Due Diligence When Selling a Business

Intellectual Property Due Diligence

If your company is being acquired partly for its intellectual property, you'll want to be sure to understand the ins and outs of intellectual property due diligence.

No two due diligence processes are the same.

Due diligence is fairly straightforward in a business sale comprised primarily of tangible assets. But when intangible assets are involved, the due diligence process becomes more complex, particularly when the intangible assets involve the business's intellectual property.

Intellectual property includes creative assets that have been formalized through patents, trademarks, and copyrights. Although these assets can't be seen or touched, their presence is felt throughout the organization's outputs and financial data. If the buyer can't be assured of exclusive ownership of intellectual property, the entire business model could be in jeopardy.

During due diligence, buyers will subject your company's intellectual property to close scrutiny. To prepare for intellectual property due diligence, you need to understand the issues and concerns that are important to buyers - and the best way to do that is to conduct your own intellectual property due diligence process before you put your business on the market.

  • Take inventory. For starters, you'll want to take an inventory of your company's intellectual property assets. This includes not only the patents, trademarks, and copyrights you currently own, but also the ones that are in process or may be in process during the time of the sale. If future assets are in development, include them in your inventory as well.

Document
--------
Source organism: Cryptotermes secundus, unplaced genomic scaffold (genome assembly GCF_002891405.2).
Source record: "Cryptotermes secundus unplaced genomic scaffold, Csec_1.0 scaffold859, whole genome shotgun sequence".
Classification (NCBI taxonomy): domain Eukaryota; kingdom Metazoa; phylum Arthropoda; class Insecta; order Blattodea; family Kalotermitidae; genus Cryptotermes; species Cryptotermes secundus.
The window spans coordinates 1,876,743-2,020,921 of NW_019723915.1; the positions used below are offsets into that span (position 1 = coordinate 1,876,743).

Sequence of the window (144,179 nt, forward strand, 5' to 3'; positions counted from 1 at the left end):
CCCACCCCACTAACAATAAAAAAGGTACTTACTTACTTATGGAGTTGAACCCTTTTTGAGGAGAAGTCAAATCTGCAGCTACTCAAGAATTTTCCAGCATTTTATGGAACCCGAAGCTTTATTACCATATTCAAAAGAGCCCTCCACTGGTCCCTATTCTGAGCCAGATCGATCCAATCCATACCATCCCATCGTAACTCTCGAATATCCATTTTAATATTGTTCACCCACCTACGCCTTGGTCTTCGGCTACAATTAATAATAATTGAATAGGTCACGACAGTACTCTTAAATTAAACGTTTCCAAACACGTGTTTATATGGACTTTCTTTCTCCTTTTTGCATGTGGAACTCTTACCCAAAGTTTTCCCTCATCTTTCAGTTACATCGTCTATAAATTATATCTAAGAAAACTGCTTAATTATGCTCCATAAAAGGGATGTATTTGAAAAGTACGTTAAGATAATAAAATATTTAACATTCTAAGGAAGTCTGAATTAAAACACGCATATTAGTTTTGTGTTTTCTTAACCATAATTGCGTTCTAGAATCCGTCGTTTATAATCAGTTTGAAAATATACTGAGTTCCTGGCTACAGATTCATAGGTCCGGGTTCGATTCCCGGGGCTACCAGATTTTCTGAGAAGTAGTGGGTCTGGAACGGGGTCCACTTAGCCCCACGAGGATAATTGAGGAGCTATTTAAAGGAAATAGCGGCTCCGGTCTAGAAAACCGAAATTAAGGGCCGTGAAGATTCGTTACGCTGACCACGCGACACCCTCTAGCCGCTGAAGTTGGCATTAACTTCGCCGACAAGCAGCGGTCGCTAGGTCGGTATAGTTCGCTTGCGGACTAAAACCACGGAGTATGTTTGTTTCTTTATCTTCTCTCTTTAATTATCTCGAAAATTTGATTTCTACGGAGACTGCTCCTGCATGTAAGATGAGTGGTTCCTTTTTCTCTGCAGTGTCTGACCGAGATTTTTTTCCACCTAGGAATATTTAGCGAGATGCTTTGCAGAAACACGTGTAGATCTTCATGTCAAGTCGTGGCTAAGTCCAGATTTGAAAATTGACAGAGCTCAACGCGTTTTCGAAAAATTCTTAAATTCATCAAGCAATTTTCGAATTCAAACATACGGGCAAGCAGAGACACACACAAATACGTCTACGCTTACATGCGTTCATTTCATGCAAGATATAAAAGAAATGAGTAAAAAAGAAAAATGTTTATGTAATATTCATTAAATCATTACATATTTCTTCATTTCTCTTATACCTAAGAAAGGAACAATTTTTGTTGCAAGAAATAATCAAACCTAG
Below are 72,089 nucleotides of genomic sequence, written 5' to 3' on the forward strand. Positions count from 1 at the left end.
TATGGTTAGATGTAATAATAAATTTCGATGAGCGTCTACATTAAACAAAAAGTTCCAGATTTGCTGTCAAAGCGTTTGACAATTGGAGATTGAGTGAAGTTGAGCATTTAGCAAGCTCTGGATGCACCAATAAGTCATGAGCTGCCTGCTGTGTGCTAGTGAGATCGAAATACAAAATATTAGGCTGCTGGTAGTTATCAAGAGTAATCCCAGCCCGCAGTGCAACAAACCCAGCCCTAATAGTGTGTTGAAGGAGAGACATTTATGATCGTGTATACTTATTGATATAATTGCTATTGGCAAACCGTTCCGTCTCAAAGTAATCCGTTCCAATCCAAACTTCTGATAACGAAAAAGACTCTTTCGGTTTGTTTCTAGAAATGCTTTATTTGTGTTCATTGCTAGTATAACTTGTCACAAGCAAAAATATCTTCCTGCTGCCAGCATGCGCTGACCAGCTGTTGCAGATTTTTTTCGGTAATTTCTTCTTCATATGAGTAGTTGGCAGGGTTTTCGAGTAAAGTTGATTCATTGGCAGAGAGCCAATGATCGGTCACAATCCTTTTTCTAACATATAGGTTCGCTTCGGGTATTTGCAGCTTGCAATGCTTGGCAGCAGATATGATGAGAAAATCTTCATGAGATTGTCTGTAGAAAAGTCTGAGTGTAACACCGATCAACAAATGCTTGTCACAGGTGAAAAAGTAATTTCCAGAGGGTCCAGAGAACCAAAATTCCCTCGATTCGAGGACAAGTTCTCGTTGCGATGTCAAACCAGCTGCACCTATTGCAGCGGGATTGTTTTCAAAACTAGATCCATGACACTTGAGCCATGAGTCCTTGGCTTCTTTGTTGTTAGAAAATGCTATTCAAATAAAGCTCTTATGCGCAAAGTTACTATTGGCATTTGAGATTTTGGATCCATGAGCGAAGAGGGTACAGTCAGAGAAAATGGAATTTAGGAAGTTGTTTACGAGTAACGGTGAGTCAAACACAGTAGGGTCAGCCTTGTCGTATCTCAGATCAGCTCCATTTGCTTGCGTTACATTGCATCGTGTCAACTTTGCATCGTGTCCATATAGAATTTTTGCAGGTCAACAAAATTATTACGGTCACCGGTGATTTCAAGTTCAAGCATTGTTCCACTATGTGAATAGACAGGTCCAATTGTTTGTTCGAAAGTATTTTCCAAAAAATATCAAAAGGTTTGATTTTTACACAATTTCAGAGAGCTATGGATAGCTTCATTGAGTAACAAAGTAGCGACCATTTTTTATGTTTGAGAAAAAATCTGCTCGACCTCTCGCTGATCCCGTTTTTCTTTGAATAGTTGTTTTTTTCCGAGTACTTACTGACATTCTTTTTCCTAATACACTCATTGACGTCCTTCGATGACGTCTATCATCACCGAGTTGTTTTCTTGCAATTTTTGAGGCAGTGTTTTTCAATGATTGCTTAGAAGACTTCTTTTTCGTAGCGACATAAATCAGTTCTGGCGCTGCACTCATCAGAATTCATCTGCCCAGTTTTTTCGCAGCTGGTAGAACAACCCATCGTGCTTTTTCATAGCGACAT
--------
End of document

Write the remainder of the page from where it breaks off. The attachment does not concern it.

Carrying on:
• Classify assets. After you have compiled an inventory of intellectual assets, start classifying them according to their level of maturity. Fully mature assets are assets that have been thoroughly protected and are well known in the industry while emerging technologies require a higher level of intellectual protection. Trade secrets may not require a patent or trademark, but should be clearly identified and classified with the rest of your intellectual property.
  • Evaluate the competition. A brief survey of the industry provides a sense of your intellectual property's value to buyers. If your intellectual property secures a strategic niche in the marketplace, it's value to buyers go up, as does the amount of attention they will give it during due diligence.
  • Consider current protections. It's important to make sure your intellectual property is adequately protected before you initiate the sale process. Intellectual property that is critical to the company's business model, but lacks adequate patent or copyright protection is vulnerable - and it may have little or no value to prospective buyers.

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